Defending Parkville High's magnet studentsThis is written...


September 29, 1997

Defending Parkville High's magnet students

This is written to present the views of a parent of a Parkville High School magnet student regarding your Sept. 20 article on the school's ranking problems.

The magnet students who have chosen to come to Parkville, some from home schools such as Hereford High School, where they would be in smaller classes, are not just academically talented. They are concerned, giving young adults who have involved themselves in all areas of their school, be it extracurricular activities, sports, or volunteer work beyond the 75 hours required for high school graduation. Many are also involved in arts programs outside school on their own time. They are truly the well-rounded students and citizens that any school system should be proud to produce.

Some of the high-ranking magnet students that the few vocal parents are concerned will displace their children in ranking are, in fact, at their ''home school,'' and would be a challenge in the rankings without being in the magnet program.

As concerned as I am about the outcome of the ranking dilemma, I am even more concerned by the reaction of the parents who, in your article, state they did not want the magnet program and ''they [the magnet students] should not be stepping on our kids.'' All of the students at Parkville are ''our kids'' and the magnet students, who contribute to the school disproportionately to their numbers, should not be made to feel like outsiders.

Parkville High School is becoming one of the best academic high schools in Baltimore County and the challenge and diversity the magnet students bring benefit all who are a part of its student body. They should not be penalized for the gifts they bring to the school.

Phyllis Ann Burke


To save the bay, eat less meat

The horrible situation in our waterways with Pfiesteria is no surprise to me. Our desire for cheap chicken has led to large intense confinement systems that are not only cruel to the animals (if anyone did to his dog what is done to these poor birds, he would be arrested), but result in tons of feces that cannot be recycled as fertilizer. There is no place for it to go but into the water.

The solution is obvious: Eat less chicken and other animal products. Every bird you buy contributes to the problem. Start substituting plant-based foods such as pastas and meatless burgers for the meat and not only will you help save our waterways, but you'll improve your health at the same time (meat consumption has been linked to heart disease, stroke, and some cancers).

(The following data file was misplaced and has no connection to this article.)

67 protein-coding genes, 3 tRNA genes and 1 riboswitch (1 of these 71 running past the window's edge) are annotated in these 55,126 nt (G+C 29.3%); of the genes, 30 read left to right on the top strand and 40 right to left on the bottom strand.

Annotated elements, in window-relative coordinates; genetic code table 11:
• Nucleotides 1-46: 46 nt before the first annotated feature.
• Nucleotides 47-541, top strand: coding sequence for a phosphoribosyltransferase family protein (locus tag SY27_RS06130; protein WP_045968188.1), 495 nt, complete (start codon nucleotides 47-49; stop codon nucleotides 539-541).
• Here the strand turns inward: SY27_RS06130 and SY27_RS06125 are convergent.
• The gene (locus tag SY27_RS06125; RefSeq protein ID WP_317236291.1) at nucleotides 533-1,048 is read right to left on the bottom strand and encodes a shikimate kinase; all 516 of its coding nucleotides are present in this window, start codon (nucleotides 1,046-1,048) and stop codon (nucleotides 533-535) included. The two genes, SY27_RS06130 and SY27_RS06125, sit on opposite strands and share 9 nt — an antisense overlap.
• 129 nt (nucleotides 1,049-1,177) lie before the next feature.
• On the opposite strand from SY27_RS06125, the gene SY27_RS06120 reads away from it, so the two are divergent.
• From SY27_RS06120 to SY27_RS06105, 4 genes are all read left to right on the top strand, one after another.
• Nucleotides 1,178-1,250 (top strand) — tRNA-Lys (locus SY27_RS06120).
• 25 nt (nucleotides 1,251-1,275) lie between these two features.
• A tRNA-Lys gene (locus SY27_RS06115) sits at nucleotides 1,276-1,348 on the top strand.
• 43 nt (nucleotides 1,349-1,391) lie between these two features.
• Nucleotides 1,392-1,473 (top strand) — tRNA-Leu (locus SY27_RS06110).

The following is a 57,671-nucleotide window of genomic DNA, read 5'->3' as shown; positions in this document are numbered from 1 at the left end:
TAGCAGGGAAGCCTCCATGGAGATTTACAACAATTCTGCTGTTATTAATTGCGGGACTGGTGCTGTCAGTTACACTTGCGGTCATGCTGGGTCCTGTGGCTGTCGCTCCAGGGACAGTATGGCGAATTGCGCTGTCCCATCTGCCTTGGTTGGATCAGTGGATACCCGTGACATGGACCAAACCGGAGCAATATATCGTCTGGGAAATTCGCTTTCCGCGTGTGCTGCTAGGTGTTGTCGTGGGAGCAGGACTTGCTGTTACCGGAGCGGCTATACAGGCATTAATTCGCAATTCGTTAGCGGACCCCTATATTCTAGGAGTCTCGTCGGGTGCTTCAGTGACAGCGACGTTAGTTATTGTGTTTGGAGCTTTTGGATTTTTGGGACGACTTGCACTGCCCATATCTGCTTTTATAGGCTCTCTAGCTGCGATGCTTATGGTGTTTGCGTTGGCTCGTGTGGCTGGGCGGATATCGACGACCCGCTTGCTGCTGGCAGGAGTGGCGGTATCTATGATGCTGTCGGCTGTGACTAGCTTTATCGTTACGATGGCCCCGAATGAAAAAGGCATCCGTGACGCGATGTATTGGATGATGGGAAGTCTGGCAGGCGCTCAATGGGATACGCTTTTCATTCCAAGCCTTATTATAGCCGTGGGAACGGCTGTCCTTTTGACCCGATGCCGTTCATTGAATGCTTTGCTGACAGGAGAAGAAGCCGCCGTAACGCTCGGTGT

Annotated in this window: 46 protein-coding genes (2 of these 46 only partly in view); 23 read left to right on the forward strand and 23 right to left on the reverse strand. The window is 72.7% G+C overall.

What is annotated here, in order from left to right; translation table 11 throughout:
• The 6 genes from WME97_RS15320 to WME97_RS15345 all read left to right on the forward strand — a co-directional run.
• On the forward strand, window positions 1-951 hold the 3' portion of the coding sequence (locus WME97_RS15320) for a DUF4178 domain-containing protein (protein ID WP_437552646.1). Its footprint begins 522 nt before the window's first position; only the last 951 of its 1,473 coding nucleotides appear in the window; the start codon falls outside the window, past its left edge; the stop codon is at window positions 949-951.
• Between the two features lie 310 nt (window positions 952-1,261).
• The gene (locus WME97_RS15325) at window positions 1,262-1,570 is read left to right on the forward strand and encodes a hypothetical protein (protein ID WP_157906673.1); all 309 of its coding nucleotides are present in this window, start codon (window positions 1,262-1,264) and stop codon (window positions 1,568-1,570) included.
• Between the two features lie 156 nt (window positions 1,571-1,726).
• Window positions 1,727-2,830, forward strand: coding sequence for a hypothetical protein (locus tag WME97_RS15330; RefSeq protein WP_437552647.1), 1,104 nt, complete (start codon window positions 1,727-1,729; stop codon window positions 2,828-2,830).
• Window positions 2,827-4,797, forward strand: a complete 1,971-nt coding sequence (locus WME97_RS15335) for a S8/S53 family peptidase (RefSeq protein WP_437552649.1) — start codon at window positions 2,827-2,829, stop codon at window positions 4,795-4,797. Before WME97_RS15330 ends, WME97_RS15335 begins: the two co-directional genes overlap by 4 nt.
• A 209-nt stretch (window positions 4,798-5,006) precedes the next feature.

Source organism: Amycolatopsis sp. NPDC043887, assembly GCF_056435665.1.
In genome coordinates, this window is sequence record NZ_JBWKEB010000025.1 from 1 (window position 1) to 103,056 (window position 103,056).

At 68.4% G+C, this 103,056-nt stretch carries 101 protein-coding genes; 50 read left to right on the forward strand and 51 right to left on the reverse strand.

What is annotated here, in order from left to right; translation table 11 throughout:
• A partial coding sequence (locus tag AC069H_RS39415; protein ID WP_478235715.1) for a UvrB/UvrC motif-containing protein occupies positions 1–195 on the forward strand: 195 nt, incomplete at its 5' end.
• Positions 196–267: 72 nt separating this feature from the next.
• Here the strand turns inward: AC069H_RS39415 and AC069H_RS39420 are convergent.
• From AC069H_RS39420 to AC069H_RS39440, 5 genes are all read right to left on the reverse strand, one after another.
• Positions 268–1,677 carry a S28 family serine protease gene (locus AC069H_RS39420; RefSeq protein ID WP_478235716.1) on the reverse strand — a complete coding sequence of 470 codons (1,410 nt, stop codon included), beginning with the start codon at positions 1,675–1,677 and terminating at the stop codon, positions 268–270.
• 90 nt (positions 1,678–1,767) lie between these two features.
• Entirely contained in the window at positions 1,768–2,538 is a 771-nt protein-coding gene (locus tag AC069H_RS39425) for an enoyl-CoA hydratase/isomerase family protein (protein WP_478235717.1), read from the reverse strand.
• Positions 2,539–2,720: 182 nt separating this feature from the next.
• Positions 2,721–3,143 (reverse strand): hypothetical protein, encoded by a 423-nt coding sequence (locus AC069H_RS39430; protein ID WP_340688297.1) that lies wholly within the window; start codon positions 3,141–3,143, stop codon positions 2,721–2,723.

No one will come out and say this because of the financial implications to the poultry industry, but it needs to be said. I suggest picking up a copy of ''Diet for a New America'' by John Robbins to learn more about how your food choices affect the environment, your health, and the animals. We have the choice every meal to save not only the bay, but our health as well.

Jamie Cohen


Hazardous chemicals should be disclosed

There are over 72,000 synthetic chemicals in use today. Fewer than 1 percent are fully tested for health effects such as cancer and reproductive hazards.

The public's best reporting law, the Community Right to Know Act, is filled with so many holes that the last analysis of the program estimated that 95 percent of toxic pollution is hidden from the public.

A chemical accident earlier this summer in Arkansas killed three firefighters. An explosion blew out a cinder-block wall that crushed the firemen, who had been sent to the plant to assess the danger of a smoking bag.

Here in Maryland, an explosion at the FMC Corp. in Baltimore in December 1996 injured six workers and led to an evacuation of the plant. Fortunately, no one was killed.

We have a right to know more about the thousands of potentially hazardous chemicals that are used in our places of work and in the consumer products we bring home to our families.

Legislation is pending in Congress that would expand the public's right to know.

Reps. Henry A. Waxman, Democrat of California, and H. James Saxton, Republican of New Jersey, have introduced the Children's Environmental Protection and Right to Know Act of 1997 (H.R. 1636). This bill would expand the public's right to know.

Marylanders should thank Representatives Benjamin L. Cardin and Elijah E. Cummings for supporting this bill as co-sponsors.

Perhaps, by next Labor Day, we will have taken an important step to ensure safer workplaces and communities.

Lisa Altman


The writer represents the Maryland Public Interest Research Group.

Yes, ability grouping hurts Asian Americans

Despite having been nominated for the ''absurdity sweepstakes'' by George F. Will in his Sept. 15 column (''Ah, America: Rich or poor, bright or dull, we all get to be victims''), I must decline to run, for the sake of truth as well as my own reputation.

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